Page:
Inverse Distance Weighting Color by L(l)-Norm Distance

Subtitle: Ever see a Voronoi diagram by Manhattan Distance?

By clicking inside the applet, you set the color of that point to be a random color. The color of all the other points are computed based on inverse distance weighting. Note the top slider labeled "PVAL." As per the wiki, inverse distance weighting uses a P parameter to determine how much each value "mixes up." (My terminology, not theirs!) If we change this P value to be quite large, we see that the picture begins to resemble a Voronoi diagram.

Of course, inverse distance weighting also uses a distance metric to determine the distance between two points. Usually, we use the "Euclidean distance" formula: ((x1-x2)^2 + (y1-y2)^2)^(1/2). Notice the constant 2 there: this is also known as the L2-Norm. There are other norms we can use to compute distance, using any value of l we like: ((x1-x2)^l + (y1-y2)^l)^(1/l). The L1-Norm, which is also called the Manhattan distance between two points, computes distance "around the block" from point to point. As we use larger values of l and approach the L-Infinity Norm, the distance between two points gets closer and closer to max( |x1-x2| , |y1-y2| ).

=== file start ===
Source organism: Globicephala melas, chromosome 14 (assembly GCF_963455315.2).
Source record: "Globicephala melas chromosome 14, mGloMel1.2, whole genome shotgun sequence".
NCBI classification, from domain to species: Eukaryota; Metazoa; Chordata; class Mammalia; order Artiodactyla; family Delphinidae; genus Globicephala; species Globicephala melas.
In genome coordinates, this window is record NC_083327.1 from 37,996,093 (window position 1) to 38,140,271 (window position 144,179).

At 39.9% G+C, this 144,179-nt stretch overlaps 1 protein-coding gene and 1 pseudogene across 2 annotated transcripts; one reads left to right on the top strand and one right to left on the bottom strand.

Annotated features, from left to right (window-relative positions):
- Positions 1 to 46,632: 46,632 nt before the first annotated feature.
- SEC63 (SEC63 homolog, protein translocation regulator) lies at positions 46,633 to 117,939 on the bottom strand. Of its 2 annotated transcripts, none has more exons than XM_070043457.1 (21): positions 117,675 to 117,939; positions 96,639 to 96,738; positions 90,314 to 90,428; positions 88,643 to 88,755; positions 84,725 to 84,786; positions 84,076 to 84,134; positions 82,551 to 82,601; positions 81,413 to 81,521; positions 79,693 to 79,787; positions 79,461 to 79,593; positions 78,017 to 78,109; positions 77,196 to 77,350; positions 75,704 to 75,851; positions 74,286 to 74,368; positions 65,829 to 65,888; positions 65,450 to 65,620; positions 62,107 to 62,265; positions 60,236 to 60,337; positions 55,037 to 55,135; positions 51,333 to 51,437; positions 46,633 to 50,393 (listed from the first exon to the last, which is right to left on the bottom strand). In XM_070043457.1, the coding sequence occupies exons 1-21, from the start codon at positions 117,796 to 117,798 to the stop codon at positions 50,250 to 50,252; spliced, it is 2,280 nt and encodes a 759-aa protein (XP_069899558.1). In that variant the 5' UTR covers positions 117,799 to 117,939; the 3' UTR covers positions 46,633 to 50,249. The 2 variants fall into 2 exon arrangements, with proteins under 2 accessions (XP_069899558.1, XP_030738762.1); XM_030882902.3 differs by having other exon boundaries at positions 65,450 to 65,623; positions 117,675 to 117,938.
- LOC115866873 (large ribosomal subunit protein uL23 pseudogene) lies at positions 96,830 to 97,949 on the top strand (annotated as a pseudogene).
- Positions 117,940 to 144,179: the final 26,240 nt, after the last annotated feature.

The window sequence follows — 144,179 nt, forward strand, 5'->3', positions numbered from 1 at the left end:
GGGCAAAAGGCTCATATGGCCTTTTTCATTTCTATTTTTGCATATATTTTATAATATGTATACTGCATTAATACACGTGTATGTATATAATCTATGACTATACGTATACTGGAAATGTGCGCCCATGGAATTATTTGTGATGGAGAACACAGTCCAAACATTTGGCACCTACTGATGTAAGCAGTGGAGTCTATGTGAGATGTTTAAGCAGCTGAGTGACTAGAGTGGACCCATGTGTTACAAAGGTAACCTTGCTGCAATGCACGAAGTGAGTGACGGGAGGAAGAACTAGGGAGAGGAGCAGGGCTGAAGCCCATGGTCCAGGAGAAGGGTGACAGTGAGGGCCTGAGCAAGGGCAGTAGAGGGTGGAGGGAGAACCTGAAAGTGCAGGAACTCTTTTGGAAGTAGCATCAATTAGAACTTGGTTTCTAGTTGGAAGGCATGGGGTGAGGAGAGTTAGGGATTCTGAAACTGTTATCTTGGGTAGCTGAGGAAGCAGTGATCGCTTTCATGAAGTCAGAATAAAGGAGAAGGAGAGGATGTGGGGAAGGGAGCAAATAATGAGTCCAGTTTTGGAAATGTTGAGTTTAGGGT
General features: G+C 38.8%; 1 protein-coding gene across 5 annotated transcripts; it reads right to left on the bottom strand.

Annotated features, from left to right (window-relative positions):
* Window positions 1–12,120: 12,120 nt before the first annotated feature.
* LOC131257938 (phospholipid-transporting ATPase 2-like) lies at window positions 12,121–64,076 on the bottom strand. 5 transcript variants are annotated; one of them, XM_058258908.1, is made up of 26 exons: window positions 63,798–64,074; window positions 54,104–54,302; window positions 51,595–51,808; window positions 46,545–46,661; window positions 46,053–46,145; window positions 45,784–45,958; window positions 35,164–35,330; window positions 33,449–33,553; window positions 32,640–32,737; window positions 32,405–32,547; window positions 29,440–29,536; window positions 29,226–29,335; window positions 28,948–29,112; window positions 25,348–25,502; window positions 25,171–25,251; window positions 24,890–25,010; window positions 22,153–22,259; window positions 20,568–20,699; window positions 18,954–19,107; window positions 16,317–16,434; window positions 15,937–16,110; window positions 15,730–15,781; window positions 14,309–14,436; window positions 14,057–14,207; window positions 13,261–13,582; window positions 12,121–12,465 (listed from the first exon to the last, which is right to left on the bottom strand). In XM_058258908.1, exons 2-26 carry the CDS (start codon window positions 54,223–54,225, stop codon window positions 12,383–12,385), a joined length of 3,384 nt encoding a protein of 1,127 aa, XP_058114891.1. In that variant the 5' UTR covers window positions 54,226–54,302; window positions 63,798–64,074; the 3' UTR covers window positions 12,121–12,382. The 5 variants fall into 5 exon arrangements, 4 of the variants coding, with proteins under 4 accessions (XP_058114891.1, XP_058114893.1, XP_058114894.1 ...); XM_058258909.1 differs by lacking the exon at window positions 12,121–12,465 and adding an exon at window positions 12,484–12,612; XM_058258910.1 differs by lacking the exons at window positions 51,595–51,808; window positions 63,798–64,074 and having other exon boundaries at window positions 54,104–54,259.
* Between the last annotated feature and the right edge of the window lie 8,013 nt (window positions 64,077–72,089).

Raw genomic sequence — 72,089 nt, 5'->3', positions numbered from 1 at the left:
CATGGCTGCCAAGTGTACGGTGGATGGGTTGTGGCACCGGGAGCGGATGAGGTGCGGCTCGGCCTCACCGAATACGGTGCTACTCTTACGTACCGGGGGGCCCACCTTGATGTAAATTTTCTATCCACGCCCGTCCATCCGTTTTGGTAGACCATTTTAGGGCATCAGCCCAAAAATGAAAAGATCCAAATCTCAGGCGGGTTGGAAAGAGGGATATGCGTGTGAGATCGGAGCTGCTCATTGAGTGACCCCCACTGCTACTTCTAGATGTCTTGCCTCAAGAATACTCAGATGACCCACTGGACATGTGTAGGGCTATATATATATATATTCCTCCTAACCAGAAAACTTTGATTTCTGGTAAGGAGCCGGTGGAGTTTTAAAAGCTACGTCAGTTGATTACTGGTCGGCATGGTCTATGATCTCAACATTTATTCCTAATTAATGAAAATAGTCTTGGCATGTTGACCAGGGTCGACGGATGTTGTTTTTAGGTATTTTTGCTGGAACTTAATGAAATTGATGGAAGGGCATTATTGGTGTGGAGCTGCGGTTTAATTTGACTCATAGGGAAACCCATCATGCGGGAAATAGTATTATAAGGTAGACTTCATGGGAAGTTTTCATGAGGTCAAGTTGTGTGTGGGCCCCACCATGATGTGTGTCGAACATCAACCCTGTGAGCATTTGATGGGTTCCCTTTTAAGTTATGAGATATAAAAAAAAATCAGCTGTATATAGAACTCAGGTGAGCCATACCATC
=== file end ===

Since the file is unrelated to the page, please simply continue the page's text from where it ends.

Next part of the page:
So, after turning the P value up to get a Voronoi diagram, play with the LNORM slider to see Voronoi diagrams according to that distance metric!

Other Controls: Pressing 'R' will cause the applet to render a high res version of the current scene. It takes a minute, so be patient. Pressing 'R' again returns to the live view. 'C' at any time clears the view of points. When in live view, pressing 'D' will toggle drifting mode, in which the points slowly bounce around the screen. Leaving P and L to the defaults of 4 and 2 respectively, using drift mode makes a nice lava lamp with 3 or 4 points.

Made with processing.org.